After SCOTUS Healthcare Ruling, No Middle Ground Will Remain
While the AAFP half-heartedly gives its approval of the act, a growing number of physicians seem to be more upset about the law. Surveys and polls conducted periodically over the past two years show doctors expressing a steady and increasing dislike of the reform effort, indicating a widening gap between those who endorsed healthcare reform and those who did not.
In 2011, the year after the law was adopted, a HealthLeaders Media industry survey found that 30% of physicians thought the law was positive, 30% were neutral, and 10% were very negative. Earlier this year, another Health Leaders Media industry revealed that 53% of physicians believe the current state of the healthcare industry is "on the wrong track."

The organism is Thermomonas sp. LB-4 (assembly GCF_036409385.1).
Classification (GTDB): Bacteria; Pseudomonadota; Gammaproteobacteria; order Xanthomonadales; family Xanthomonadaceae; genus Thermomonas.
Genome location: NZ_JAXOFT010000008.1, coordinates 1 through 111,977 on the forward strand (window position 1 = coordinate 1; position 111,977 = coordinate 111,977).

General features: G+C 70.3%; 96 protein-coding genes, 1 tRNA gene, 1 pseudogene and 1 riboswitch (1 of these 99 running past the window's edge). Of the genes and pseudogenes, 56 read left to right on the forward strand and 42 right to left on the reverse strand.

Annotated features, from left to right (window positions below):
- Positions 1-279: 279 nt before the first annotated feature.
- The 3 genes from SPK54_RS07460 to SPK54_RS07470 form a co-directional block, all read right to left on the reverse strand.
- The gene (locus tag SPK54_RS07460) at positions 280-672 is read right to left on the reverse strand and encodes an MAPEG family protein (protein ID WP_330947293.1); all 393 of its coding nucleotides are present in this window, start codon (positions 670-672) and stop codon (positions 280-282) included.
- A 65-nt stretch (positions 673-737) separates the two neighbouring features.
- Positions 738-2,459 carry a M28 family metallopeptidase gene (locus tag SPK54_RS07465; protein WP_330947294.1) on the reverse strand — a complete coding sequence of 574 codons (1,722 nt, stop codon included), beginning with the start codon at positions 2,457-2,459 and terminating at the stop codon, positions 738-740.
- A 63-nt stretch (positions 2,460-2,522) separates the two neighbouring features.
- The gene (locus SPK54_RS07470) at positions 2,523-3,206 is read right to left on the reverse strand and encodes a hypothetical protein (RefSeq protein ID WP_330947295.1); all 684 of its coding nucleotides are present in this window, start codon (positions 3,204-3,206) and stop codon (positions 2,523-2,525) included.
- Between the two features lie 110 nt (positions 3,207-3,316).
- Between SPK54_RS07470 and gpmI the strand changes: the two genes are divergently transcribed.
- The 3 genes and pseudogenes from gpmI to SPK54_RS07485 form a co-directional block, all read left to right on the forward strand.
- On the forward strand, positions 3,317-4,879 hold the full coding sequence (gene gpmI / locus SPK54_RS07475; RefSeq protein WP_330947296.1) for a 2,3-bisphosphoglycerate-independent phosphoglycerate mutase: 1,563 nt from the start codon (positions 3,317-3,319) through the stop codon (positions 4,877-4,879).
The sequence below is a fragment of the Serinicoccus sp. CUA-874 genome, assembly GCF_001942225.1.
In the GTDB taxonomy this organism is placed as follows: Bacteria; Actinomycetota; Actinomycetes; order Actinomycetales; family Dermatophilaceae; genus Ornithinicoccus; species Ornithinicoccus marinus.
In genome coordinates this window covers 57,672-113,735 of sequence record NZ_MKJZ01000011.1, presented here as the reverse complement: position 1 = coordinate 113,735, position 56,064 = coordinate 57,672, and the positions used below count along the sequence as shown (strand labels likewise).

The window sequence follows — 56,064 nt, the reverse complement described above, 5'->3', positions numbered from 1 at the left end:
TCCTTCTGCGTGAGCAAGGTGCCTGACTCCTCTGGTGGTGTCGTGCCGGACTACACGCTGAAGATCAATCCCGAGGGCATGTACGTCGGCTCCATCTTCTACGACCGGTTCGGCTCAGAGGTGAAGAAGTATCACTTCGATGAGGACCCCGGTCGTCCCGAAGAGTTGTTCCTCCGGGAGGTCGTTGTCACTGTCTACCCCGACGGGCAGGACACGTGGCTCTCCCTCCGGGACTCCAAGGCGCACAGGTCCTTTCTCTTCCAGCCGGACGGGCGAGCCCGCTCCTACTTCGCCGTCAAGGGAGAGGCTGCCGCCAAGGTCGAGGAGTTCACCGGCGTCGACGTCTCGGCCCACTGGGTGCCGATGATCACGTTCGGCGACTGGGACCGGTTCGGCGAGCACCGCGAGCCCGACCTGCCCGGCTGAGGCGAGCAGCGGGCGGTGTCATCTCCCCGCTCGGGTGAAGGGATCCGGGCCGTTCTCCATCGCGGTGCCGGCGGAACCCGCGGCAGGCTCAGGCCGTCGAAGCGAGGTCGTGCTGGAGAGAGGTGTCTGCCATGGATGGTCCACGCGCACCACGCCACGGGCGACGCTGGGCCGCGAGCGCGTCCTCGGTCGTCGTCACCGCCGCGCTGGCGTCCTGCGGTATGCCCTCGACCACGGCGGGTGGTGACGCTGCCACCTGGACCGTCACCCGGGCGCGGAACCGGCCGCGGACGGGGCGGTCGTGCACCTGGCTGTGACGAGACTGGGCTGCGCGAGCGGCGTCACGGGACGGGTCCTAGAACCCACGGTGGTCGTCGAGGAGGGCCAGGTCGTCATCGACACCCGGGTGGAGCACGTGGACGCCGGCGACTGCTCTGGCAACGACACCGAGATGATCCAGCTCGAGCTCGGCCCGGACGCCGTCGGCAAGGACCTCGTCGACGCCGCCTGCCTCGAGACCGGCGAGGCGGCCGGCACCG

The disapproval numbers are getting higher. A new survey released this week by Jackson Healthcare, a physician staffing firm based in Alpharetta, Ga., shows 68% of physicians disagree that the law will have a positive impact on physician/patient relationships. Only 12% of physicians say the law provides the needed healthcare reform for the country.
In a report, the company says that physicians gave healthcare reform a letter grade of "D," says Richard L. Jackson, chairman and CEO of Jackson Healthcare. "It's worse than before," Jackson tells HealthLeaders Media, of physician attitudes about healthcare reform.
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